Introduction In this qualitative study, we examine digital leadership (DL) capabilities and their positive influence on the management of technology-driven change by leveraging service innovations. The context of digital transformation (DT) has triggered a new leadership paradigm, among others referred to as digital leadership (DL). However, despite its practical relevance, leadership research has yet paid little attention to conceptualise DL as an approach to digitally transform organisations. Methods Drawing on mid- and top-level mangers’ experiences with service innovation projects, and based on Grounded Theory, we develop a taxonomy of DL-related capabilities and a conceptual framework which exemplifies their influences on dynamic service innovation capabilities (DSICs). DSICs build on the dynamic capabilities view (DCV) and represent the “organisational muscle” to repeatedly deliver service innovations indicating an effective management of technology-driven change. Results and Discussion Taxonomy results show that aggregated dimensions in terms of a digital leader’s personal, social, and organisational capital serve as underpinnings (DL-related capabilities) to drive strategic change in DT contexts. The conceptual framework further reveals that especially the personal and organisational capital of a digital leader owns several strong and moderate influences on DSICs which demonstrates DL’s “long arm” on the management of technology-driven change. Our findings contribute to leadership research by advancing the conceptualisation of DL and by adding a novel micro-foundational perspective towards the DCV discourse. As organisations struggle to realise the full benefits of DT initiatives, our results also provide a valuable contribution for practitioners by supporting them to strategically prepare for the human-related challenges of DT.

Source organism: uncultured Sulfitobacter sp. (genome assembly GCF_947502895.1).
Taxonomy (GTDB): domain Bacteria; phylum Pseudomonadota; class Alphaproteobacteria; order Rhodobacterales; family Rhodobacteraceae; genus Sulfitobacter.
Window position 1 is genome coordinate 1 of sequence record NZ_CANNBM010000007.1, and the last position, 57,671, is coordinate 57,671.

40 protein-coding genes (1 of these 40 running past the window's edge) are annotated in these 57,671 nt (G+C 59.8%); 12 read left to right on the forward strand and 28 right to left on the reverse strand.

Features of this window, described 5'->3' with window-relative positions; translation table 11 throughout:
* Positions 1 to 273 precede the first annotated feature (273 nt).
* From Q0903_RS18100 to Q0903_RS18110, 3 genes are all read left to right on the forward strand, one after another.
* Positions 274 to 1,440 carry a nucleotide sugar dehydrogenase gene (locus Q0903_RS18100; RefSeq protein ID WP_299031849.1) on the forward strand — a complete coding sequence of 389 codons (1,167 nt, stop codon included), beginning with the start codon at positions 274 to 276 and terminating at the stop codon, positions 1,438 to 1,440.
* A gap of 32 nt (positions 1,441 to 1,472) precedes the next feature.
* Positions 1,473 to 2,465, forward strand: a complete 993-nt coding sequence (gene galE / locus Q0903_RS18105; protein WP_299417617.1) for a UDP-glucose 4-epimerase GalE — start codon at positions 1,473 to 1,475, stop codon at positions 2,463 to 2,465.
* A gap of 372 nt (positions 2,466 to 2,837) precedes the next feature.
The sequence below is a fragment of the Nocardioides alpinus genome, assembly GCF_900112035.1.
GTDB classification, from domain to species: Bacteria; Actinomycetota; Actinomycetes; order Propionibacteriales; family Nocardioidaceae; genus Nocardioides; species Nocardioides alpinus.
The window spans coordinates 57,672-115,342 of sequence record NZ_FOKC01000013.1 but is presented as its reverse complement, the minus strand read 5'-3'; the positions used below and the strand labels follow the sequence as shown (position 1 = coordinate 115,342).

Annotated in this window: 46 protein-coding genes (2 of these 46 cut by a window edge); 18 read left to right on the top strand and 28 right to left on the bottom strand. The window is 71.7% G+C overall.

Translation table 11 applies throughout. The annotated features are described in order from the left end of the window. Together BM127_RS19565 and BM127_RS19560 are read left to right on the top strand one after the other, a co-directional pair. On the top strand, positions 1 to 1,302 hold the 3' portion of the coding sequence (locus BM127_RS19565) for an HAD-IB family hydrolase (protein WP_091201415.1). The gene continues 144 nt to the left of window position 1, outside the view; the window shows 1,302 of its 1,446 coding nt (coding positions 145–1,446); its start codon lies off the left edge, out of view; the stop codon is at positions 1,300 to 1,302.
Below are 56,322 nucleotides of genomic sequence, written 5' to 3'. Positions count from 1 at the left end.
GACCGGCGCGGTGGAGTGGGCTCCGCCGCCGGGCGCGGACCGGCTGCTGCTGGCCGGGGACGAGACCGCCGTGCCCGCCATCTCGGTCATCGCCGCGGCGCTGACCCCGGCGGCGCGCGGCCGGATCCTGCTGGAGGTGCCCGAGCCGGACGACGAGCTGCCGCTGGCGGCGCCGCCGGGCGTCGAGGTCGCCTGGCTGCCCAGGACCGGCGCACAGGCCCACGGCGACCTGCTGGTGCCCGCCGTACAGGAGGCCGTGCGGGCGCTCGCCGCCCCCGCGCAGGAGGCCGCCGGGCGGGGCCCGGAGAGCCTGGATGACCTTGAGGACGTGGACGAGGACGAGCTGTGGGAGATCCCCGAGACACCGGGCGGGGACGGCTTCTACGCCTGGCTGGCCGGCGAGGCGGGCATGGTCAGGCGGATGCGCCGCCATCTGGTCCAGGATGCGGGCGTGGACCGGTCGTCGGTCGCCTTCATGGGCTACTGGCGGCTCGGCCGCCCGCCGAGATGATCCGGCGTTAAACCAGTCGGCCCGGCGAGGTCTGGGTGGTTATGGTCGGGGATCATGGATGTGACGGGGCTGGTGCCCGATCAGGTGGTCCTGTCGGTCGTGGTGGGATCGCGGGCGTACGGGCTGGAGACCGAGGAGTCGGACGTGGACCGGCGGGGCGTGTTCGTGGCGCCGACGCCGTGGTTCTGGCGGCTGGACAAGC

First offers play a significant role in negotiations as they anchor negotiators’ perceptions and influence negotiation outcomes in favor of the first-offer proposer. However, negotiation is a joint decision-making process in which a first offer is typically succeeded by a counteroffer. The impact of a counteroffer has not yet been systematically researched. We propose that a counteroffer influences negotiation outcomes like a first offer. In addition, we conceptualize the “anchor zone” as the distance between the first offer and the counteroffer. We theorize that the anchor zone influences negotiation outcomes because it captures additional information compared to a single offer. To test our hypotheses, we conducted two studies: Study 1 was a vignette study (n = 190) in which participants reacted to a counteroffer that they received based on their first offer as part of a simulated negotiation. Study 2 was an online experiment (n = 212) in which participants negotiated by exchanging offers with no further communication. Our analysis suggests that the counteroffer is a significant predictor of economic outcomes. Thus, it works like a first offer, but with a lower impact. In addition, the anchor zone predicted how far the final agreement was from the first offer. Furthermore, we found that the third offer, the average concessions, and the number of offers mediated the effects of the counteroffer and anchor zone on economic outcomes. Finally, we discovered that a more aggressive counteroffer reduced the subjective value of both negotiators.